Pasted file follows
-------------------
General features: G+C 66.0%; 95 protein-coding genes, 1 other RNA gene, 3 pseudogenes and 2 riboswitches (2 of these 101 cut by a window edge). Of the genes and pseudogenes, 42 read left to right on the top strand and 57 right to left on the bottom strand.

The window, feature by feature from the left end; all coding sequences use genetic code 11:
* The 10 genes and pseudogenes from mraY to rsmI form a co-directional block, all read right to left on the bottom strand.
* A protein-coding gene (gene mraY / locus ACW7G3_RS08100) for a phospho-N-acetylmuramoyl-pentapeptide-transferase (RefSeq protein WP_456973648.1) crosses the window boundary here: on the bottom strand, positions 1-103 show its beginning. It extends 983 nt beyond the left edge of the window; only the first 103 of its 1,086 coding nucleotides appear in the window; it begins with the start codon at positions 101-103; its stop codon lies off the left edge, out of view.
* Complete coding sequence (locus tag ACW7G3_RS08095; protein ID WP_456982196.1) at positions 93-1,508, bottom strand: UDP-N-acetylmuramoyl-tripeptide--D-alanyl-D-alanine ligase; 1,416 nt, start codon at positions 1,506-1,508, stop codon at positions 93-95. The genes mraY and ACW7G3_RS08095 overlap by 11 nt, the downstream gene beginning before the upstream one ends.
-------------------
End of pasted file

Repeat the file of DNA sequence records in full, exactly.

General features: G+C 66.0%; 95 protein-coding genes, 1 other RNA gene, 3 pseudogenes and 2 riboswitches (2 of these 101 cut by a window edge). Of the genes and pseudogenes, 42 read left to right on the top strand and 57 right to left on the bottom strand.

The window, feature by feature from the left end; all coding sequences use genetic code 11:
* The 10 genes and pseudogenes from mraY to rsmI form a co-directional block, all read right to left on the bottom strand.
* A protein-coding gene (gene mraY / locus ACW7G3_RS08100) for a phospho-N-acetylmuramoyl-pentapeptide-transferase (RefSeq protein WP_456973648.1) crosses the window boundary here: on the bottom strand, positions 1-103 show its beginning. It extends 983 nt beyond the left edge of the window; only the first 103 of its 1,086 coding nucleotides appear in the window; it begins with the start codon at positions 101-103; its stop codon lies off the left edge, out of view.
* Complete coding sequence (locus tag ACW7G3_RS08095; protein ID WP_456982196.1) at positions 93-1,508, bottom strand: UDP-N-acetylmuramoyl-tripeptide--D-alanyl-D-alanine ligase; 1,416 nt, start codon at positions 1,506-1,508, stop codon at positions 93-95. The genes mraY and ACW7G3_RS08095 overlap by 11 nt, the downstream gene beginning before the upstream one ends.